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Is virtual reality the next frontier of Alzheimer's diagnosis?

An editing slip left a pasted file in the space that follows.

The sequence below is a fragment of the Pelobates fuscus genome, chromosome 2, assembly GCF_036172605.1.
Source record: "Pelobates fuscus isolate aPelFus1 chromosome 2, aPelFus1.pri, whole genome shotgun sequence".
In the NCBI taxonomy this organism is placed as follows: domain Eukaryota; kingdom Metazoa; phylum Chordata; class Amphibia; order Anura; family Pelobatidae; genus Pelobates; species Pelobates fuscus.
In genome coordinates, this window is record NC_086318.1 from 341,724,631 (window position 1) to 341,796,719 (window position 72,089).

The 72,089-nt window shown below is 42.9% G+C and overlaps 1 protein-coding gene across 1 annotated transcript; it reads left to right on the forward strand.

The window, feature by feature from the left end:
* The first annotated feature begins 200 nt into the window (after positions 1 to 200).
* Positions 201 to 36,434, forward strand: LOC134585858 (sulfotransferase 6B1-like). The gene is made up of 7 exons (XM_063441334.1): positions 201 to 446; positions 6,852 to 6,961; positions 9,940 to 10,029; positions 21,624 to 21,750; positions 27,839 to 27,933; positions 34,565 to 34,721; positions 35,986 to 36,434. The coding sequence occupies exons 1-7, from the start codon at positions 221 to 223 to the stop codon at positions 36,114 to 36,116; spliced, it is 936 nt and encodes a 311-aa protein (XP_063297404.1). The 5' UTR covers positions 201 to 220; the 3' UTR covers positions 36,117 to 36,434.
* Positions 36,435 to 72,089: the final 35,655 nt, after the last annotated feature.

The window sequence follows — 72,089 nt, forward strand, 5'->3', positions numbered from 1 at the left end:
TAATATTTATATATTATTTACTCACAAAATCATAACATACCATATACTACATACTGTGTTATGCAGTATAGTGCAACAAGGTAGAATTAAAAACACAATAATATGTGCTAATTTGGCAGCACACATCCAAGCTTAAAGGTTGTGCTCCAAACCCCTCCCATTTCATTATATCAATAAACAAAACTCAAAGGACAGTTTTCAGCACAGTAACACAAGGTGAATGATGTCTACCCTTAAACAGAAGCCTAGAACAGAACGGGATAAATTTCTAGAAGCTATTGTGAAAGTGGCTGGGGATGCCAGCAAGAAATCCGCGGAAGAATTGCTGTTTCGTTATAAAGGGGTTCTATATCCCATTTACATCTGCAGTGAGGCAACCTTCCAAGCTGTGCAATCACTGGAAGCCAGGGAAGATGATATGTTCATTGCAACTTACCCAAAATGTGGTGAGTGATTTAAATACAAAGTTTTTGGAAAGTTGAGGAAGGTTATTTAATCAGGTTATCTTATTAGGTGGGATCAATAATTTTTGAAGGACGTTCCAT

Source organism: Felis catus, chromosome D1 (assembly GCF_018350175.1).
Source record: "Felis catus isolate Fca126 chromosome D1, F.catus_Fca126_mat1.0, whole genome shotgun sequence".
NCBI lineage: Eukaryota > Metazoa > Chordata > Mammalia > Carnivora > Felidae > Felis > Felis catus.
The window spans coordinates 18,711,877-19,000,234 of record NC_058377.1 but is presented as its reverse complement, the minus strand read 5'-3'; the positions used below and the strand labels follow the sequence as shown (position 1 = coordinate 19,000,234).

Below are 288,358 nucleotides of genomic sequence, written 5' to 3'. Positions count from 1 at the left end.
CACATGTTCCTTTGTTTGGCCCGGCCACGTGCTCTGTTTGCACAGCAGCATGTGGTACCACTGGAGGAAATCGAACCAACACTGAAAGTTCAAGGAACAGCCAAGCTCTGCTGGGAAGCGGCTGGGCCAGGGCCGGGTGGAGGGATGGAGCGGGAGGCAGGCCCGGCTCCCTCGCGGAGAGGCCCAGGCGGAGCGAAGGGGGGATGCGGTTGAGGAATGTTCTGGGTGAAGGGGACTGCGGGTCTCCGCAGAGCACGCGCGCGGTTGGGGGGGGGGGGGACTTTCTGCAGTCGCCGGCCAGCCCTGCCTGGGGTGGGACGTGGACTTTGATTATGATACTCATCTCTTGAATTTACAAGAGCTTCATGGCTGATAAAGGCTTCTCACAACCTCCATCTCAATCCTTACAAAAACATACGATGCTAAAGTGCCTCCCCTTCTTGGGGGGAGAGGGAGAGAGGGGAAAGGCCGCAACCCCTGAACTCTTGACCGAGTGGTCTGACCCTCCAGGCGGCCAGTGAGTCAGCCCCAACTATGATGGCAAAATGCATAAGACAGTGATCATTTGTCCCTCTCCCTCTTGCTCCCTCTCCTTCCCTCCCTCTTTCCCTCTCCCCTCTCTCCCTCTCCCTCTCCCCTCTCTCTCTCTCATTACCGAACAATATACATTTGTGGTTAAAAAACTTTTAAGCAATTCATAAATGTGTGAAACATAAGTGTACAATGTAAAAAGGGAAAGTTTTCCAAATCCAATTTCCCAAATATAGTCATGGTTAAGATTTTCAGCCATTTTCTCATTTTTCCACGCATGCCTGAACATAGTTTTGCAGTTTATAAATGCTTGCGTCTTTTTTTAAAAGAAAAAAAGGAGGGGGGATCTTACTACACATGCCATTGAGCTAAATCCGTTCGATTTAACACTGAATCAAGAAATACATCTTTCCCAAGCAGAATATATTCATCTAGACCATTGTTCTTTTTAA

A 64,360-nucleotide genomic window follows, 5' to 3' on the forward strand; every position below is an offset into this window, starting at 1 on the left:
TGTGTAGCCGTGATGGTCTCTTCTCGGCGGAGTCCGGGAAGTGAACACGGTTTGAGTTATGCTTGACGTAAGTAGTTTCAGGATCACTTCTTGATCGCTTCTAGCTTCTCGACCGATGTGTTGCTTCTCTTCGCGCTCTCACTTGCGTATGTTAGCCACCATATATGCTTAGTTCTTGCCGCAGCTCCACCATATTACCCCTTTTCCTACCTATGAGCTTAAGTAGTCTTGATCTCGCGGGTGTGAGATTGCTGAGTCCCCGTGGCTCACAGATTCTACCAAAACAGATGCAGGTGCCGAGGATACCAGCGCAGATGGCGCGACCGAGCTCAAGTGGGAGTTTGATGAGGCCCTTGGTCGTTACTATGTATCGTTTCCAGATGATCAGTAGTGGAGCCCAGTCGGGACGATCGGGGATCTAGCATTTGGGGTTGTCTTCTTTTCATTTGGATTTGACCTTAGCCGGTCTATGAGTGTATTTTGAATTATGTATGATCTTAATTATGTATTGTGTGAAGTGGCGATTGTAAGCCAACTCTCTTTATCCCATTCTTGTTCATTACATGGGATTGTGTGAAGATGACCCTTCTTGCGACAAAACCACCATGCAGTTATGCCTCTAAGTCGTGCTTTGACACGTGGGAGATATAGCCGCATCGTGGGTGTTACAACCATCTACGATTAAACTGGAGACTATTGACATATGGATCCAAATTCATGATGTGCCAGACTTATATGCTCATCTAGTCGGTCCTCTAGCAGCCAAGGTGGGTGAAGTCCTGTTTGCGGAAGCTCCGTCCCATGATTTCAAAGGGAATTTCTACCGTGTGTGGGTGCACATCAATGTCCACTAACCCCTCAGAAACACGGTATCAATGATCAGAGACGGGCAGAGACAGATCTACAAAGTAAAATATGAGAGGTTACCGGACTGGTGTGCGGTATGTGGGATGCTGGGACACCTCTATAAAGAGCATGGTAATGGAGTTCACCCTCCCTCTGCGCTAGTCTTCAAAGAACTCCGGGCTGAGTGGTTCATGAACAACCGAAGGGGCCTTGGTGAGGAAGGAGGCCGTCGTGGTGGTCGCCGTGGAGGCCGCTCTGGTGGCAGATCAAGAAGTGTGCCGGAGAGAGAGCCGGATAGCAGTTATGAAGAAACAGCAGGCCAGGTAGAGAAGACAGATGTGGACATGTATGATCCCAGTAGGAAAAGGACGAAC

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Please see our privacy policy for more information.The details of this article have been emailed on your behalf.Click here to return to the Medical News Today home page.Dementia is a general term to describe the impairment of cognitive functions such as memory, thinking, and communication.The cognitive decline associated with dementia is progressive, and people may go through different stages.Mild cognitive impairment (MCI) is an early stage of dementia, but some people with MCI do not develop Alzheimer's disease.MCI can result from anxiety or normal aging, so it is important to establish the cause to evaluate the risk of dementia.Alzheimer's is the most common type of dementia. Also, the VR navigation test was more effective in differentiating between people with MCI at low and high risk of dementia than standard tests."These results suggest a VR test of navigation may be better at identifying early Alzheimer's disease than tests we use at present in the clinic and in research studies," says Dennis Chan, Ph.D., who led the team.VR may also be a useful tool during clinical trials for future drugs. The difference between the animal and human test represents a big problem for trials because results are hard to compare."The brain cells underpinning navigation are similar in rodents and humans, so testing navigation may allow us to overcome this roadblock in Alzheimer's drug trials and help translate basic science discoveries into clinical use," explains Chan.He adds that scientists have been interested in exploring the role of new technologies in medical diagnosis for a while, but VR technology has only recently reached the point where scientists feel comfortable using it for tests in humans.Chan and colleagues are working to develop apps for smartphones and smartwatches that track changes in everyday activities and detect early signs of Alzheimer's."We live in a world where mobile devices are almost ubiquitous, and so app-based approaches have the potential to diagnose Alzheimer's disease at minimal extra cost and at a scale way beyond that of brain scanning and other current diagnostic approaches."Dennis Chan, Ph.D.Your privacy is important to us.Healthline Media UK Ltd, Brighton, UK.© 2004-2019 All rights reserved.

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